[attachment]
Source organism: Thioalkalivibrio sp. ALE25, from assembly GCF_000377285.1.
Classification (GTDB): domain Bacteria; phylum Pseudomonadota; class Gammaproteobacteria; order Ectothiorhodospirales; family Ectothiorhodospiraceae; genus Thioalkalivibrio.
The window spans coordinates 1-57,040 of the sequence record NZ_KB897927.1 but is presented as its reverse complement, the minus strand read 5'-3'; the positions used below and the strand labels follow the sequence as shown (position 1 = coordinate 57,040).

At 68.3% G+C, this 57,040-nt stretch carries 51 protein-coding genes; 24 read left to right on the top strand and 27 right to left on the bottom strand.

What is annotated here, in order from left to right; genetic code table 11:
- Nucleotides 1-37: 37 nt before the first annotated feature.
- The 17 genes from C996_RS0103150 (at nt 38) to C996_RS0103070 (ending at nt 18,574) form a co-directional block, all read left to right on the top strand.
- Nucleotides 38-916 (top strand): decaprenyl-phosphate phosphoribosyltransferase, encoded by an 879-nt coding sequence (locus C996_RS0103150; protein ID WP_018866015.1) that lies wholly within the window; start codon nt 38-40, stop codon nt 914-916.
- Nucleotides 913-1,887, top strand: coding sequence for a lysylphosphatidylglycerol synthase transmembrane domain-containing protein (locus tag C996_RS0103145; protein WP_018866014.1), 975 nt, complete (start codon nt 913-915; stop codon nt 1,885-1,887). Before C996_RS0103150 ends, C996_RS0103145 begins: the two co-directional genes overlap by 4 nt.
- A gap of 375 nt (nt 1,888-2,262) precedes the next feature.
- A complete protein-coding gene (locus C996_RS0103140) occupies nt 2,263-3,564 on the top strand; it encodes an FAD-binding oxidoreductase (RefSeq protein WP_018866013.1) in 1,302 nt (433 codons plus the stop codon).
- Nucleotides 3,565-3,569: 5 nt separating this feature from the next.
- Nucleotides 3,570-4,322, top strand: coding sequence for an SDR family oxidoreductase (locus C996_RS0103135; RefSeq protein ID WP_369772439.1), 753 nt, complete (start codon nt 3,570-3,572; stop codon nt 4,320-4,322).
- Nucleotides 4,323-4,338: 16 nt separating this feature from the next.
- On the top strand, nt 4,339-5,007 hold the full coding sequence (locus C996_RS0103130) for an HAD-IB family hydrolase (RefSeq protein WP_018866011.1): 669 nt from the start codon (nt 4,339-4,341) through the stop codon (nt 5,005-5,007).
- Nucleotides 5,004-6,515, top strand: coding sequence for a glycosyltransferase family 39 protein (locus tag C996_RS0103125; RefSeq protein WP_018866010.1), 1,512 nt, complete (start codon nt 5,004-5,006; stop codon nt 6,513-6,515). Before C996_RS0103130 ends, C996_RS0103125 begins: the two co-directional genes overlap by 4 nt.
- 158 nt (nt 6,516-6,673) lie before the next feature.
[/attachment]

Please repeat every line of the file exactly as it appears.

Source organism: Thioalkalivibrio sp. ALE25, from assembly GCF_000377285.1.
Classification (GTDB): domain Bacteria; phylum Pseudomonadota; class Gammaproteobacteria; order Ectothiorhodospirales; family Ectothiorhodospiraceae; genus Thioalkalivibrio.
The window spans coordinates 1-57,040 of the sequence record NZ_KB897927.1 but is presented as its reverse complement, the minus strand read 5'-3'; the positions used below and the strand labels follow the sequence as shown (position 1 = coordinate 57,040).

At 68.3% G+C, this 57,040-nt stretch carries 51 protein-coding genes; 24 read left to right on the top strand and 27 right to left on the bottom strand.

What is annotated here, in order from left to right; genetic code table 11:
- Nucleotides 1-37: 37 nt before the first annotated feature.
- The 17 genes from C996_RS0103150 (at nt 38) to C996_RS0103070 (ending at nt 18,574) form a co-directional block, all read left to right on the top strand.
- Nucleotides 38-916 (top strand): decaprenyl-phosphate phosphoribosyltransferase, encoded by an 879-nt coding sequence (locus C996_RS0103150; protein ID WP_018866015.1) that lies wholly within the window; start codon nt 38-40, stop codon nt 914-916.
- Nucleotides 913-1,887, top strand: coding sequence for a lysylphosphatidylglycerol synthase transmembrane domain-containing protein (locus tag C996_RS0103145; protein WP_018866014.1), 975 nt, complete (start codon nt 913-915; stop codon nt 1,885-1,887). Before C996_RS0103150 ends, C996_RS0103145 begins: the two co-directional genes overlap by 4 nt.
- A gap of 375 nt (nt 1,888-2,262) precedes the next feature.
- A complete protein-coding gene (locus C996_RS0103140) occupies nt 2,263-3,564 on the top strand; it encodes an FAD-binding oxidoreductase (RefSeq protein WP_018866013.1) in 1,302 nt (433 codons plus the stop codon).
- Nucleotides 3,565-3,569: 5 nt separating this feature from the next.
- Nucleotides 3,570-4,322, top strand: coding sequence for an SDR family oxidoreductase (locus C996_RS0103135; RefSeq protein ID WP_369772439.1), 753 nt, complete (start codon nt 3,570-3,572; stop codon nt 4,320-4,322).
- Nucleotides 4,323-4,338: 16 nt separating this feature from the next.
- On the top strand, nt 4,339-5,007 hold the full coding sequence (locus C996_RS0103130) for an HAD-IB family hydrolase (RefSeq protein WP_018866011.1): 669 nt from the start codon (nt 4,339-4,341) through the stop codon (nt 5,005-5,007).
- Nucleotides 5,004-6,515, top strand: coding sequence for a glycosyltransferase family 39 protein (locus tag C996_RS0103125; RefSeq protein WP_018866010.1), 1,512 nt, complete (start codon nt 5,004-5,006; stop codon nt 6,513-6,515). Before C996_RS0103130 ends, C996_RS0103125 begins: the two co-directional genes overlap by 4 nt.
- 158 nt (nt 6,516-6,673) lie before the next feature.